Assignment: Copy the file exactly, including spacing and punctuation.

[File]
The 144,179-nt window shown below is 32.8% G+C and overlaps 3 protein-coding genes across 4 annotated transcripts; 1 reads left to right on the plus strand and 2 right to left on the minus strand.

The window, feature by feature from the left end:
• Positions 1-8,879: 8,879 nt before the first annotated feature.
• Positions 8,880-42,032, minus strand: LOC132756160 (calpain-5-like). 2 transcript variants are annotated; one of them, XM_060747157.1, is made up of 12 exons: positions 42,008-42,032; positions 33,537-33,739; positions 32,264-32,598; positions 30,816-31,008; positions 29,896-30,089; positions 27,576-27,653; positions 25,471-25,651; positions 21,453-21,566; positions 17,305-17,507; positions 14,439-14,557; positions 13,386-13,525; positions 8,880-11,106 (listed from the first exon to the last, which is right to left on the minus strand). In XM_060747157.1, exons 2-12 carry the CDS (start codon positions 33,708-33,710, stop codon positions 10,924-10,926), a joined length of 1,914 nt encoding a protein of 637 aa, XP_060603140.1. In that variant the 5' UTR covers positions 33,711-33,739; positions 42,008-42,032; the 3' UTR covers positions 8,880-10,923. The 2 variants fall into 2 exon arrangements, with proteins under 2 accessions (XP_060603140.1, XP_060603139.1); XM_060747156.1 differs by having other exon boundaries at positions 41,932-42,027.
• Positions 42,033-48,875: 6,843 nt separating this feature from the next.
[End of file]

The 144,179-nt window shown below is 32.8% G+C and overlaps 3 protein-coding genes across 4 annotated transcripts; 1 reads left to right on the plus strand and 2 right to left on the minus strand.

The window, feature by feature from the left end:
• Positions 1-8,879: 8,879 nt before the first annotated feature.
• Positions 8,880-42,032, minus strand: LOC132756160 (calpain-5-like). 2 transcript variants are annotated; one of them, XM_060747157.1, is made up of 12 exons: positions 42,008-42,032; positions 33,537-33,739; positions 32,264-32,598; positions 30,816-31,008; positions 29,896-30,089; positions 27,576-27,653; positions 25,471-25,651; positions 21,453-21,566; positions 17,305-17,507; positions 14,439-14,557; positions 13,386-13,525; positions 8,880-11,106 (listed from the first exon to the last, which is right to left on the minus strand). In XM_060747157.1, exons 2-12 carry the CDS (start codon positions 33,708-33,710, stop codon positions 10,924-10,926), a joined length of 1,914 nt encoding a protein of 637 aa, XP_060603140.1. In that variant the 5' UTR covers positions 33,711-33,739; positions 42,008-42,032; the 3' UTR covers positions 8,880-10,923. The 2 variants fall into 2 exon arrangements, with proteins under 2 accessions (XP_060603140.1, XP_060603139.1); XM_060747156.1 differs by having other exon boundaries at positions 41,932-42,027.
• Positions 42,033-48,875: 6,843 nt separating this feature from the next.